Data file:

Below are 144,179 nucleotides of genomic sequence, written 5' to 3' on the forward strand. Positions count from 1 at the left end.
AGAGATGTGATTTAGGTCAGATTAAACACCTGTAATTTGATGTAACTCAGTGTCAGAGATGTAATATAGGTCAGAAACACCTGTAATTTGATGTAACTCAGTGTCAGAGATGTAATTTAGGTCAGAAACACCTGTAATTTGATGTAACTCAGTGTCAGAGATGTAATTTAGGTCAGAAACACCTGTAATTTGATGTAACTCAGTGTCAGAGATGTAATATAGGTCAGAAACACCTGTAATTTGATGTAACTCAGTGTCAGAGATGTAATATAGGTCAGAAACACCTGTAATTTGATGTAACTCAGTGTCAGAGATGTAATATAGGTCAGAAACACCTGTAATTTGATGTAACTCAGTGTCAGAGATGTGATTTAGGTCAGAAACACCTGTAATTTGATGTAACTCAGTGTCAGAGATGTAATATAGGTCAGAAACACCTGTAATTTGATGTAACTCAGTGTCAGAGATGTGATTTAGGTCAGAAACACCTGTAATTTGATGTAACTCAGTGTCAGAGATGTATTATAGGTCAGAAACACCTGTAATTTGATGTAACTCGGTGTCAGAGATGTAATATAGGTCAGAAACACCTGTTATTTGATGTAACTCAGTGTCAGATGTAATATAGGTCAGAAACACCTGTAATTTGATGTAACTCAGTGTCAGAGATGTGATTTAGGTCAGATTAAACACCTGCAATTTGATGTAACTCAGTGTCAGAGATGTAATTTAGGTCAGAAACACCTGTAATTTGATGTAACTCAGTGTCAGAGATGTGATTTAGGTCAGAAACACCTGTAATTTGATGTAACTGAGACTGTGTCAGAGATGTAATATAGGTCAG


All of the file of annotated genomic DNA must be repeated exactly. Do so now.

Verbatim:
Below are 144,179 nucleotides of genomic sequence, written 5' to 3' on the forward strand. Positions count from 1 at the left end.
AGAGATGTGATTTAGGTCAGATTAAACACCTGTAATTTGATGTAACTCAGTGTCAGAGATGTAATATAGGTCAGAAACACCTGTAATTTGATGTAACTCAGTGTCAGAGATGTAATTTAGGTCAGAAACACCTGTAATTTGATGTAACTCAGTGTCAGAGATGTAATTTAGGTCAGAAACACCTGTAATTTGATGTAACTCAGTGTCAGAGATGTAATATAGGTCAGAAACACCTGTAATTTGATGTAACTCAGTGTCAGAGATGTAATATAGGTCAGAAACACCTGTAATTTGATGTAACTCAGTGTCAGAGATGTAATATAGGTCAGAAACACCTGTAATTTGATGTAACTCAGTGTCAGAGATGTGATTTAGGTCAGAAACACCTGTAATTTGATGTAACTCAGTGTCAGAGATGTAATATAGGTCAGAAACACCTGTAATTTGATGTAACTCAGTGTCAGAGATGTGATTTAGGTCAGAAACACCTGTAATTTGATGTAACTCAGTGTCAGAGATGTATTATAGGTCAGAAACACCTGTAATTTGATGTAACTCGGTGTCAGAGATGTAATATAGGTCAGAAACACCTGTTATTTGATGTAACTCAGTGTCAGATGTAATATAGGTCAGAAACACCTGTAATTTGATGTAACTCAGTGTCAGAGATGTGATTTAGGTCAGATTAAACACCTGCAATTTGATGTAACTCAGTGTCAGAGATGTAATTTAGGTCAGAAACACCTGTAATTTGATGTAACTCAGTGTCAGAGATGTGATTTAGGTCAGAAACACCTGTAATTTGATGTAACTGAGACTGTGTCAGAGATGTAATATAGGTCAG